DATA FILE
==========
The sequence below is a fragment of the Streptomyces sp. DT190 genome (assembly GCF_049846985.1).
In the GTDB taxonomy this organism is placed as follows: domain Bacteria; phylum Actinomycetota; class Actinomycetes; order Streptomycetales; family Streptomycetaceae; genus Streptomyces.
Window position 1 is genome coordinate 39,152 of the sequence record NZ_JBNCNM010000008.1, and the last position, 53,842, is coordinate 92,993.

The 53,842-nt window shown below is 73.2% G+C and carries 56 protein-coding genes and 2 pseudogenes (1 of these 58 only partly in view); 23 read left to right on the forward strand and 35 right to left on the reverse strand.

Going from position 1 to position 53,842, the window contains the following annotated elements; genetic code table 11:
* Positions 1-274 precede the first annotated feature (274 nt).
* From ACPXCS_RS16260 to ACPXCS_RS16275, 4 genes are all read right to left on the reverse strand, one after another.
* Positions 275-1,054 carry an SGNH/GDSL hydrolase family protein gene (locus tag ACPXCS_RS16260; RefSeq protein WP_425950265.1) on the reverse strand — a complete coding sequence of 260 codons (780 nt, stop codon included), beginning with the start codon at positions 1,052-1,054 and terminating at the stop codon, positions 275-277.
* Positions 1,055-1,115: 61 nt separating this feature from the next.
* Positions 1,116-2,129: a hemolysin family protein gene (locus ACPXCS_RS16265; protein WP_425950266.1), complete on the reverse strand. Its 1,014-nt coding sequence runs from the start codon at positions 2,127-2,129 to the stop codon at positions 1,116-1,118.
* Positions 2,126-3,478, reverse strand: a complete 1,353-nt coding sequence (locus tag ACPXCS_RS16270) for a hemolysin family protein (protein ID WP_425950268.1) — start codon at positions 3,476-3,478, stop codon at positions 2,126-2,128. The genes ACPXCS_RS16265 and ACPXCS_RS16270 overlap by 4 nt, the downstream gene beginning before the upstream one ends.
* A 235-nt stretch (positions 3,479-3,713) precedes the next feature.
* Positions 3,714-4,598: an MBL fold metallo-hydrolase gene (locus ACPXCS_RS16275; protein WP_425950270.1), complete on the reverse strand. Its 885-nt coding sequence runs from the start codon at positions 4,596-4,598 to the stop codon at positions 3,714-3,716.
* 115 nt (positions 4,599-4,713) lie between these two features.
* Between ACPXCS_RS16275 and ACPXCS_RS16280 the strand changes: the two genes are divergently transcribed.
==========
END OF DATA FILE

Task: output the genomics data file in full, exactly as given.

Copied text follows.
The sequence below is a fragment of the Streptomyces sp. DT190 genome (assembly GCF_049846985.1).
In the GTDB taxonomy this organism is placed as follows: domain Bacteria; phylum Actinomycetota; class Actinomycetes; order Streptomycetales; family Streptomycetaceae; genus Streptomyces.
Window position 1 is genome coordinate 39,152 of the sequence record NZ_JBNCNM010000008.1, and the last position, 53,842, is coordinate 92,993.

The 53,842-nt window shown below is 73.2% G+C and carries 56 protein-coding genes and 2 pseudogenes (1 of these 58 only partly in view); 23 read left to right on the forward strand and 35 right to left on the reverse strand.

Going from position 1 to position 53,842, the window contains the following annotated elements; genetic code table 11:
* Positions 1-274 precede the first annotated feature (274 nt).
* From ACPXCS_RS16260 to ACPXCS_RS16275, 4 genes are all read right to left on the reverse strand, one after another.
* Positions 275-1,054 carry an SGNH/GDSL hydrolase family protein gene (locus tag ACPXCS_RS16260; RefSeq protein WP_425950265.1) on the reverse strand — a complete coding sequence of 260 codons (780 nt, stop codon included), beginning with the start codon at positions 1,052-1,054 and terminating at the stop codon, positions 275-277.
* Positions 1,055-1,115: 61 nt separating this feature from the next.
* Positions 1,116-2,129: a hemolysin family protein gene (locus ACPXCS_RS16265; protein WP_425950266.1), complete on the reverse strand. Its 1,014-nt coding sequence runs from the start codon at positions 2,127-2,129 to the stop codon at positions 1,116-1,118.
* Positions 2,126-3,478, reverse strand: a complete 1,353-nt coding sequence (locus tag ACPXCS_RS16270) for a hemolysin family protein (protein ID WP_425950268.1) — start codon at positions 3,476-3,478, stop codon at positions 2,126-2,128. The genes ACPXCS_RS16265 and ACPXCS_RS16270 overlap by 4 nt, the downstream gene beginning before the upstream one ends.
* A 235-nt stretch (positions 3,479-3,713) precedes the next feature.
* Positions 3,714-4,598: an MBL fold metallo-hydrolase gene (locus ACPXCS_RS16275; protein WP_425950270.1), complete on the reverse strand. Its 885-nt coding sequence runs from the start codon at positions 4,596-4,598 to the stop codon at positions 3,714-3,716.
* 115 nt (positions 4,599-4,713) lie between these two features.
* Between ACPXCS_RS16275 and ACPXCS_RS16280 the strand changes: the two genes are divergently transcribed.